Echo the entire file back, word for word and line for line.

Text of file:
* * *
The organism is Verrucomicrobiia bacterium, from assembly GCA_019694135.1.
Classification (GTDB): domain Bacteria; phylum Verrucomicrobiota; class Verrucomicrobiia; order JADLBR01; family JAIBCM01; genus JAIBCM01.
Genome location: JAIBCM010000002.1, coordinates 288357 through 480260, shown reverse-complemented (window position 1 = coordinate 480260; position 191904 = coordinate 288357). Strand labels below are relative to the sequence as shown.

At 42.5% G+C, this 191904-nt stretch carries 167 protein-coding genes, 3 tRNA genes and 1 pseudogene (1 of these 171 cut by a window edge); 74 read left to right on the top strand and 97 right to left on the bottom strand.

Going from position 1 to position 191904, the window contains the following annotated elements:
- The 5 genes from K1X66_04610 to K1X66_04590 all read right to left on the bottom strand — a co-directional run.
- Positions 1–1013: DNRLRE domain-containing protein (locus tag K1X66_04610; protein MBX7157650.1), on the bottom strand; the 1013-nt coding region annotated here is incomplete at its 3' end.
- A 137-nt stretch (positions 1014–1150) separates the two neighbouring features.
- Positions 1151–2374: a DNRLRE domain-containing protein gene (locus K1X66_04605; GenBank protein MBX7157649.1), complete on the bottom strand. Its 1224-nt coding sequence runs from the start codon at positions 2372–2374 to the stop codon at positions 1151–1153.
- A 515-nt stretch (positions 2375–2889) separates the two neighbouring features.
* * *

The organism is Verrucomicrobiia bacterium, from assembly GCA_019694135.1.
Classification (GTDB): domain Bacteria; phylum Verrucomicrobiota; class Verrucomicrobiia; order JADLBR01; family JAIBCM01; genus JAIBCM01.
Genome location: JAIBCM010000002.1, coordinates 288357 through 480260, shown reverse-complemented (window position 1 = coordinate 480260; position 191904 = coordinate 288357). Strand labels below are relative to the sequence as shown.

At 42.5% G+C, this 191904-nt stretch carries 167 protein-coding genes, 3 tRNA genes and 1 pseudogene (1 of these 171 cut by a window edge); 74 read left to right on the top strand and 97 right to left on the bottom strand.

Going from position 1 to position 191904, the window contains the following annotated elements:
- The 5 genes from K1X66_04610 to K1X66_04590 all read right to left on the bottom strand — a co-directional run.
- Positions 1–1013: DNRLRE domain-containing protein (locus tag K1X66_04610; protein MBX7157650.1), on the bottom strand; the 1013-nt coding region annotated here is incomplete at its 3' end.
- A 137-nt stretch (positions 1014–1150) separates the two neighbouring features.
- Positions 1151–2374: a DNRLRE domain-containing protein gene (locus K1X66_04605; GenBank protein MBX7157649.1), complete on the bottom strand. Its 1224-nt coding sequence runs from the start codon at positions 2372–2374 to the stop codon at positions 1151–1153.
- A 515-nt stretch (positions 2375–2889) separates the two neighbouring features.